Specialty Stores Banking on Lift From Novelty Furs

It was all over the runways, but will fur fly at retail this fall?

with contributions from Elizabeth Thurman
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It was all over the runways, but will fur fly at retail this fall?

With creative new treatments, designers are more than ever transforming fur into a fashion trend with knitted mink shawls, fox-trimmed hoodies, sable-bordered cocktail dresses, appliqués and plenty of other novelty styles.

At the recent European shows, fur was used to the hilt, from glamorous jackets and coats to fur trims on dresses and sportswear used in creative new applications. Frida Giannini, in her Gucci collection, used touches of fur and studs to create a bohemian/rock 'n' roll hybrid look. Roberto Cavalli's fur-trimmed waistcoats and shearling coats were done up in exotic floral embroideries the colors of stained glass, Giorgio Armani created fur-trimmed shrunken leather jackets and dramatic shearling coats. Junya Watanabe used fur trim for bib dresses and John Galliano showed glamorous fur jackets in a variety of lengths.

But while many specialty stores are wholeheartedly embracing the fur trend, others are less enthusiastic, citing fur as controversial, impractical and downright expensive in a time of economic weakness, climate change and animal activist protests. As a possible indicator of the hot-button nature of the topic, department and specialty stores, including Neiman Marcus, Bloomingdale's, Macy's and Nordstrom, declined interviews despite repeated requests.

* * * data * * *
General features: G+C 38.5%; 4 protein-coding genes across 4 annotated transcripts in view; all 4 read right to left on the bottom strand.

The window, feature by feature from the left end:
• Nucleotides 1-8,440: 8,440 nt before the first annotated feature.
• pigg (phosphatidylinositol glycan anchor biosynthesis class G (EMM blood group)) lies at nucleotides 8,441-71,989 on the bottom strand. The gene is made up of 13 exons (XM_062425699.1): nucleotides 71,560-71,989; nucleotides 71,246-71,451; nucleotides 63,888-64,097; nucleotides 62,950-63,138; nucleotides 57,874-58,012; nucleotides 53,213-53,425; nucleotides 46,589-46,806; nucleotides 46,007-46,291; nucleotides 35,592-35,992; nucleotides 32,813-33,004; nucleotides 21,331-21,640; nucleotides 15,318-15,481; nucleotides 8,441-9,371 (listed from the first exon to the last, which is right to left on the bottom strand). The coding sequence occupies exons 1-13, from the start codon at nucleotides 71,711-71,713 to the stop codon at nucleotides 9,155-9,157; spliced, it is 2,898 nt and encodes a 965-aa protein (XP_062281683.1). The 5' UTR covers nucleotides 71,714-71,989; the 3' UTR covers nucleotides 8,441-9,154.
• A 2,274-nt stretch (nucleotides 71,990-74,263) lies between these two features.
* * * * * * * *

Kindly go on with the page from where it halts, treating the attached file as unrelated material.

Specialty stores were more open to comment. Scott Malouf, owner of Malouf's, a Lubbock, Tex., specialty store, said the under-40 crowd is embracing fur as fashion.

"It's not her mother or grandmother's fur, but it's very fun and of-the-moment," he said. "The younger generation does not have the politically correct brainwashing that the Baby Boomers underwent in the early Nineties. They look at it with a fresh attitude. They are more driven by who's wearing it and what the label is."

For fall, he will add more lightweight, knitted and shearling fashion sweaters and unconstructed jackets, capes and wraps, some in color, within Etro, Lafayette 148 and other ready-to-wear collections.

Prices from $1,500 to $4,000 are "the sweet spot," he said. Older customers want more sportswear-inspired fur pieces that work with casual clothing, for everyday luxury, Malouf said. While the mild climate doesn't deter customers' interest in fur, it does make it imperative to concentrate on unique items that inspire customers to buy based on desire rather than need, said Malouf.
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